Motive unknown: Investigation in Boston bombing continues

Updated
 
Security officials gather inside a police cordon a day after explosions hit the Boston Marathon in Boston, Massachusetts on April 16, 2013. Officials...
Security officials gather inside a police cordon a day after explosions hit the Boston Marathon in Boston, Massachusetts on April 16, 2013. Officials...
: Reuters

This story was last updated at 3:57 p.m.

Law enforcement authorities Tuesday said they were following up on leads from the public but that no one was in custody after two bombs exploded near the finish line of the Boston Marathon a day earlier.

President Obama spoke at the White House Tuesday morning.

“It will take time to follow every lead and find out what happened,” he said.

The president added that it is not yet known who carried out the attack in Boston and said, “we do not have a sense of motive yet.”

The two bombs appeared to have been made from explosives and shrapnel packed inside a pressure cooker, law enforcement officials told NBC News. A trigger likely detonated the explosions, which officials described as a “low explosive.”

“We have received voluminous tips since the incident,” said Richard DesLauriers, special agent-in-charge of the FBI’s Boston Field Office. “We are following up on a variety of leads, and have begun conducting interviews with the public,” he said.

DesLauriers said there was, “no imminent physical threat anywhere associated with this investigation.” He was joined at a Tuesday news conference by Boston Police Commissioner Edward Davis, who said nobody was currently in custody.

Law enforcement officials said nothing of value or interest was found in the Revere, Mass., home of a student who was held for questioning immediately after the explosions. The 20-year-old man was not a suspect and was recovering from burns at a Boston hospital, NBC News reported.

The FBI was working to reconstruct a timeline of events leading up to the two blasts, which killed three people—including an 8-year-old boy—and injured more than a 170 on Monday. Of those injured, 17 were in critical condition Tuesday morning. DesLauriers and his colleagues clarified that only two devices had exploded and that no unexploded devices had been recovered.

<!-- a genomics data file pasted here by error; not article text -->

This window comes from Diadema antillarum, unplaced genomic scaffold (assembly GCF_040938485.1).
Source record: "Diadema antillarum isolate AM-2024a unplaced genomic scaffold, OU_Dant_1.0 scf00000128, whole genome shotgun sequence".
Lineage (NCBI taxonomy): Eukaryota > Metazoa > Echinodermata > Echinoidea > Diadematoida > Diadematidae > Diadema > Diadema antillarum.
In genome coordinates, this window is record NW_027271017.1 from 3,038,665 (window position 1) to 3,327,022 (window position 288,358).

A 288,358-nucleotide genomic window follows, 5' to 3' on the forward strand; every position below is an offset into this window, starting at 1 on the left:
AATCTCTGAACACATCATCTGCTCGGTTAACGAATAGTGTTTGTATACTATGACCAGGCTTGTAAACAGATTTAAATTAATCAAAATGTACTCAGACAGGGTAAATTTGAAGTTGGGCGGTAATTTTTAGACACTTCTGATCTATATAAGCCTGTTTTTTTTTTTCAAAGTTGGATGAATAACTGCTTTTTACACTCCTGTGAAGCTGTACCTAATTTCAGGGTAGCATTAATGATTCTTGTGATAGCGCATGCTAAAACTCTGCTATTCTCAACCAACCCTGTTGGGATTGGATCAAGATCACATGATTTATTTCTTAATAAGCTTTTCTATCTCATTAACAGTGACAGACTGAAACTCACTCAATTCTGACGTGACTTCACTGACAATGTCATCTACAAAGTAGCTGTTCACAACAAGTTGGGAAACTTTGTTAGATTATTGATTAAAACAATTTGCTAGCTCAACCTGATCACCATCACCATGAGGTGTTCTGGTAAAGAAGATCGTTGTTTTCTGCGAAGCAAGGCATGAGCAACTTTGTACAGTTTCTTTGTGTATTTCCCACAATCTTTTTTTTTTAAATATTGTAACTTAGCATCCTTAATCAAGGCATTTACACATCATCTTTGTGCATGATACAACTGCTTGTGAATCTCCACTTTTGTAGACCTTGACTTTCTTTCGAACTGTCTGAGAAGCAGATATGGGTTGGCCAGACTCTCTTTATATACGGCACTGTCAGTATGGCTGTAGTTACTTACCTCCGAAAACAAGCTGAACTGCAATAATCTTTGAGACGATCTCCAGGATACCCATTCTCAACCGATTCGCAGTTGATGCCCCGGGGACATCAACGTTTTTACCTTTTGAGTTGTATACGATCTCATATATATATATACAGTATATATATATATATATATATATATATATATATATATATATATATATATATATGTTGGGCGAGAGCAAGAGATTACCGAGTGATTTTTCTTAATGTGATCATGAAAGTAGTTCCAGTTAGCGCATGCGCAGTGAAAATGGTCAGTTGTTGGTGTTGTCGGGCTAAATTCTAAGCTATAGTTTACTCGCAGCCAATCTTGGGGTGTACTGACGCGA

Several law enforcement officials said Monday night that the two bombs included BB’s and ball bearings to be used as shrapnel, NBC News reported. Doctors from Boston hospitals said Tuesday that patients suffered excessive burns and were injured with what looked like spiked nails without heads.

The crime scene comprised the 12-block radius around the finish line, and officials expected it would take several days to process the area. Gene Marquez, with the bureau of Alcohol, Tobacco, and Firearms (ATF) said teams of explosives specialists, bomb-sniffing dogs, and residue experts were working investigating the area around Copley Square in central Boston.

Marquez called on the public to share any video or photographic evidence that could assist the investigation.

Davis called it, “the most complex crime scene,” in the history of the Boston Police Department. The crime scene was geographically confined to eastern Massachusetts and the greater Boston area, DesLauriers said.

Doctors from Boston hospitals said Tuesday that patients were injured with what looked like spiked nails without heads and suffered excessive burns.

President Obama vowed Monday to bring the perpetrators to justice. “We will get to the bottom of this and we will find out who did this,” Obama said.

Massachusetts Gov. Deval Patrick said there would be an interfaith prayer service held Wednesday for victims and family members.

The FBI is spearheading an investigation described by the Special Agent in Charge as a “a potential terrorist investigation.”

Motive unknown: Investigation in Boston bombing continues

Updated